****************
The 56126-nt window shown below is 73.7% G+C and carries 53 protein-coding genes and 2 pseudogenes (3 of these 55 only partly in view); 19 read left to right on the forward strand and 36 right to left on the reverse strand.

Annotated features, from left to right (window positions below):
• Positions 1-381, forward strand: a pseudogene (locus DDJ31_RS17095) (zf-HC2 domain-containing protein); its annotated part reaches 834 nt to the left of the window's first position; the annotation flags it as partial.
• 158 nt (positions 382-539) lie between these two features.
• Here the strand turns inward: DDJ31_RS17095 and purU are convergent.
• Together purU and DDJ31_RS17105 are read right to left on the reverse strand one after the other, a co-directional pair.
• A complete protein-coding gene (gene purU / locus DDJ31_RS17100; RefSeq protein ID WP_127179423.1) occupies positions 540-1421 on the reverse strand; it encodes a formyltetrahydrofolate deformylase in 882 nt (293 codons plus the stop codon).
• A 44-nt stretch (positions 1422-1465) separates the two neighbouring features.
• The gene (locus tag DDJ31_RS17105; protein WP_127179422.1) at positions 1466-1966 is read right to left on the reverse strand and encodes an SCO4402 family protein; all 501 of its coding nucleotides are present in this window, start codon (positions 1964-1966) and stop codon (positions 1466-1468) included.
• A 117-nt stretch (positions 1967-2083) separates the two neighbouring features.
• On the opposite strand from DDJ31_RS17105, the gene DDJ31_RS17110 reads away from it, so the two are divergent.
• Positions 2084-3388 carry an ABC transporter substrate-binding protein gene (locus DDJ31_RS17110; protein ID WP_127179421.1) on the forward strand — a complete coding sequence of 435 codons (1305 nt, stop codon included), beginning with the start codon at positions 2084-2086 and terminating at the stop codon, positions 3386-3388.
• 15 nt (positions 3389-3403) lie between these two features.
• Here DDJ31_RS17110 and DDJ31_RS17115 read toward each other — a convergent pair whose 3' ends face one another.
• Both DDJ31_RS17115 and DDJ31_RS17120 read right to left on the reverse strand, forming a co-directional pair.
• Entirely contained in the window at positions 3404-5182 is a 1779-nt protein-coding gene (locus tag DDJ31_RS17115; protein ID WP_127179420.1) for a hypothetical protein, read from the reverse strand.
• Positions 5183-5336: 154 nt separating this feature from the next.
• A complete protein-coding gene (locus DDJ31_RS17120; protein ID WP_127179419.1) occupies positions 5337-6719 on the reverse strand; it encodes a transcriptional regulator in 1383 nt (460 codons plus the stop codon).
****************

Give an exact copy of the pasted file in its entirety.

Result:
The 56126-nt window shown below is 73.7% G+C and carries 53 protein-coding genes and 2 pseudogenes (3 of these 55 only partly in view); 19 read left to right on the forward strand and 36 right to left on the reverse strand.

Annotated features, from left to right (window positions below):
• Positions 1-381, forward strand: a pseudogene (locus DDJ31_RS17095) (zf-HC2 domain-containing protein); its annotated part reaches 834 nt to the left of the window's first position; the annotation flags it as partial.
• 158 nt (positions 382-539) lie between these two features.
• Here the strand turns inward: DDJ31_RS17095 and purU are convergent.
• Together purU and DDJ31_RS17105 are read right to left on the reverse strand one after the other, a co-directional pair.
• A complete protein-coding gene (gene purU / locus DDJ31_RS17100; RefSeq protein ID WP_127179423.1) occupies positions 540-1421 on the reverse strand; it encodes a formyltetrahydrofolate deformylase in 882 nt (293 codons plus the stop codon).
• A 44-nt stretch (positions 1422-1465) separates the two neighbouring features.
• The gene (locus tag DDJ31_RS17105; protein WP_127179422.1) at positions 1466-1966 is read right to left on the reverse strand and encodes an SCO4402 family protein; all 501 of its coding nucleotides are present in this window, start codon (positions 1964-1966) and stop codon (positions 1466-1468) included.
• A 117-nt stretch (positions 1967-2083) separates the two neighbouring features.
• On the opposite strand from DDJ31_RS17105, the gene DDJ31_RS17110 reads away from it, so the two are divergent.
• Positions 2084-3388 carry an ABC transporter substrate-binding protein gene (locus DDJ31_RS17110; protein ID WP_127179421.1) on the forward strand — a complete coding sequence of 435 codons (1305 nt, stop codon included), beginning with the start codon at positions 2084-2086 and terminating at the stop codon, positions 3386-3388.
• 15 nt (positions 3389-3403) lie between these two features.
• Here DDJ31_RS17110 and DDJ31_RS17115 read toward each other — a convergent pair whose 3' ends face one another.
• Both DDJ31_RS17115 and DDJ31_RS17120 read right to left on the reverse strand, forming a co-directional pair.
• Entirely contained in the window at positions 3404-5182 is a 1779-nt protein-coding gene (locus tag DDJ31_RS17115; protein ID WP_127179420.1) for a hypothetical protein, read from the reverse strand.
• Positions 5183-5336: 154 nt separating this feature from the next.
• A complete protein-coding gene (locus DDJ31_RS17120; protein ID WP_127179419.1) occupies positions 5337-6719 on the reverse strand; it encodes a transcriptional regulator in 1383 nt (460 codons plus the stop codon).